ranked globally in terms of data consumption to No. 1. That means that the average Indian person now consumes more data from the network than anybody else in the world. That can be explained in several ways: the wireless network dominates the country which broadband infrastructure does not. And because the data packages are so big and cost-effective, people can genuinely rely on wireless for their homes.

TAE: What made you decide to join Telstra when you were already involved with this life transformative work in India?

NK: I received a call personally from Telstra CEO Andrew Penn who was keen to share his vision of what Telstra could do with 5G in Australia. For me to get involved, I needed Andrew and Telstra chairman, John Mullen to convince me they were truly committed. I said that there are plenty of people who can carry out cost-cutting for Telstra. If that’s all you want to do, I told them that I am not the guy. The fact that I am being interviewed to you today as Telstra's Group Executive for Networks & IT is a testament to Telstra commitment to giving Australia the best possible 5G experience. It should be pointed out to your readers, that it is not just about 5G alone. 5G on its

About Nikos Katinakis - Telstra Group Executive, Networks & IT

Relocating from Toronto, Nikos Katinakis joined Telstra on 15 October 2018 as Group Executive Networks & IT. In this critical role, Nikos is responsible for ensuring Telstra delivers next-generation network technologies to create the most extensive, smartest, safest and most reliable networks in the world. This includes rolling out new technology developments, such as those related to 5G, as well as maintaining and enhancing Telstra's IT platforms.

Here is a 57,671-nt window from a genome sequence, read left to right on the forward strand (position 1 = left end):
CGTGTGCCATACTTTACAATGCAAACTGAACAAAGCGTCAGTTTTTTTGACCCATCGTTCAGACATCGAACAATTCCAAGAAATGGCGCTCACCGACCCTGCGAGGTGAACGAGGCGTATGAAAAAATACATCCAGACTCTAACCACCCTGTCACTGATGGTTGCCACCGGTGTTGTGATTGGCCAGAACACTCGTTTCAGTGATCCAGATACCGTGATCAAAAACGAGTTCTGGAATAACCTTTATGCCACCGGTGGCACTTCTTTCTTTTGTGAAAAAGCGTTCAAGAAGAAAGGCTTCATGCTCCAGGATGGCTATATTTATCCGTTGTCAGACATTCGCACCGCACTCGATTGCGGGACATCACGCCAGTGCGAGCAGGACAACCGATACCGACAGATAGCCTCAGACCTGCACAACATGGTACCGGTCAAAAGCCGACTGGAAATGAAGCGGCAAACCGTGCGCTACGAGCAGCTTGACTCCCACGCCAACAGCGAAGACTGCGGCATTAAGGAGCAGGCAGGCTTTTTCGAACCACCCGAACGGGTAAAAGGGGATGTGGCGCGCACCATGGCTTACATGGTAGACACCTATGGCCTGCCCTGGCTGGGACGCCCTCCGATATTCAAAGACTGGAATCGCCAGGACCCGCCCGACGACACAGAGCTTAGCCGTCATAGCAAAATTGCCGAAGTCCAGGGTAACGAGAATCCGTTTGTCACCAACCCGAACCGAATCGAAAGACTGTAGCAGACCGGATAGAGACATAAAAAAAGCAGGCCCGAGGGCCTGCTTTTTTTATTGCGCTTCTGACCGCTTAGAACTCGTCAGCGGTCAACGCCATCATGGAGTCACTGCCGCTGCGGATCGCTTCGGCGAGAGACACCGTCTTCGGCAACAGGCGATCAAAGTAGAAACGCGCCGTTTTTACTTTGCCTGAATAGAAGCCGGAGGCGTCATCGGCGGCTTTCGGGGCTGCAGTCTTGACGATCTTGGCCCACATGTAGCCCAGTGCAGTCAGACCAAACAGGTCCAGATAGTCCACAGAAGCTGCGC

Nikos was previously Executive Vice President Networks for Reliance Jio in India where he was responsible for rolling out the first pan-India 4G LTE Network, with a focus on data management, and enhancing and stabilising the various operating platforms. In his second Jio assignment, Nikos led their wireline/fixed consumer business with the objective to launch full commercial services across major cities in India, while fully automating and simplifying workflows and the customer experience. Before this, Nikos was SVP of Architecture and Technology Development for Network and IT at Canada's Rogers Communications, as well as Chief Information Security Officer, where he was responsible for the technology strategy, selection, and roadmap that guided Rogers' deployment of next-generation capabilities across all access networks and services.